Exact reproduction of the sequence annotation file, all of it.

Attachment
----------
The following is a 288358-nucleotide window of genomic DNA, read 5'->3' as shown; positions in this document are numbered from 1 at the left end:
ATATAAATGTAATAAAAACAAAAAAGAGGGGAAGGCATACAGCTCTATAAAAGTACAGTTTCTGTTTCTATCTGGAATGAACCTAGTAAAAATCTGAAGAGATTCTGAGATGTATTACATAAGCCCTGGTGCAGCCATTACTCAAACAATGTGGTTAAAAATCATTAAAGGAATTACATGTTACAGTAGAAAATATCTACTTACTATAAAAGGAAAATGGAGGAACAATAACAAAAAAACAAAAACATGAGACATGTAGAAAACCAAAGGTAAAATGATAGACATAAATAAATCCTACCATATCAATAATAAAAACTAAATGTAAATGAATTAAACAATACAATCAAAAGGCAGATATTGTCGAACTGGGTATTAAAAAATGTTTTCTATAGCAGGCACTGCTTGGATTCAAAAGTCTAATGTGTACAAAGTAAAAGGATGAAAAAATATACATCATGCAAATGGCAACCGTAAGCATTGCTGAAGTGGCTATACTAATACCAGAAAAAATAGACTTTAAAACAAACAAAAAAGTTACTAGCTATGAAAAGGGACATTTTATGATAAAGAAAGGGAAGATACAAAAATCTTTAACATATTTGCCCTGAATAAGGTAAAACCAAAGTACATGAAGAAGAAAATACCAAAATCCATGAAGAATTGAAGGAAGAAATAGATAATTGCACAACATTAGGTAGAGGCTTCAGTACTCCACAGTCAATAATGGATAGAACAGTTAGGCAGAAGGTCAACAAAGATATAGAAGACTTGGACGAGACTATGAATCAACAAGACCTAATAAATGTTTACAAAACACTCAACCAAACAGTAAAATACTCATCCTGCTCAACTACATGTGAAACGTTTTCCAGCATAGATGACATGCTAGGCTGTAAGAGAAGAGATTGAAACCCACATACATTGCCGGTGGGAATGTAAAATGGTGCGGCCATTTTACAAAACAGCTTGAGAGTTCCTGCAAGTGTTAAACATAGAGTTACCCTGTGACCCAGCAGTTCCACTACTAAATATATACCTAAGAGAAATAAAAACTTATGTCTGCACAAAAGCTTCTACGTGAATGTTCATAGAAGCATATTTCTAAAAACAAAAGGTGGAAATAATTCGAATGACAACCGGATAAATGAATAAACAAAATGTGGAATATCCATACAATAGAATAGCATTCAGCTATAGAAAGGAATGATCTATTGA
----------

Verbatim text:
The following is a 288358-nucleotide window of genomic DNA, read 5'->3' as shown; positions in this document are numbered from 1 at the left end:
ATATAAATGTAATAAAAACAAAAAAGAGGGGAAGGCATACAGCTCTATAAAAGTACAGTTTCTGTTTCTATCTGGAATGAACCTAGTAAAAATCTGAAGAGATTCTGAGATGTATTACATAAGCCCTGGTGCAGCCATTACTCAAACAATGTGGTTAAAAATCATTAAAGGAATTACATGTTACAGTAGAAAATATCTACTTACTATAAAAGGAAAATGGAGGAACAATAACAAAAAAACAAAAACATGAGACATGTAGAAAACCAAAGGTAAAATGATAGACATAAATAAATCCTACCATATCAATAATAAAAACTAAATGTAAATGAATTAAACAATACAATCAAAAGGCAGATATTGTCGAACTGGGTATTAAAAAATGTTTTCTATAGCAGGCACTGCTTGGATTCAAAAGTCTAATGTGTACAAAGTAAAAGGATGAAAAAATATACATCATGCAAATGGCAACCGTAAGCATTGCTGAAGTGGCTATACTAATACCAGAAAAAATAGACTTTAAAACAAACAAAAAAGTTACTAGCTATGAAAAGGGACATTTTATGATAAAGAAAGGGAAGATACAAAAATCTTTAACATATTTGCCCTGAATAAGGTAAAACCAAAGTACATGAAGAAGAAAATACCAAAATCCATGAAGAATTGAAGGAAGAAATAGATAATTGCACAACATTAGGTAGAGGCTTCAGTACTCCACAGTCAATAATGGATAGAACAGTTAGGCAGAAGGTCAACAAAGATATAGAAGACTTGGACGAGACTATGAATCAACAAGACCTAATAAATGTTTACAAAACACTCAACCAAACAGTAAAATACTCATCCTGCTCAACTACATGTGAAACGTTTTCCAGCATAGATGACATGCTAGGCTGTAAGAGAAGAGATTGAAACCCACATACATTGCCGGTGGGAATGTAAAATGGTGCGGCCATTTTACAAAACAGCTTGAGAGTTCCTGCAAGTGTTAAACATAGAGTTACCCTGTGACCCAGCAGTTCCACTACTAAATATATACCTAAGAGAAATAAAAACTTATGTCTGCACAAAAGCTTCTACGTGAATGTTCATAGAAGCATATTTCTAAAAACAAAAGGTGGAAATAATTCGAATGACAACCGGATAAATGAATAAACAAAATGTGGAATATCCATACAATAGAATAGCATTCAGCTATAGAAAGGAATGATCTATTGA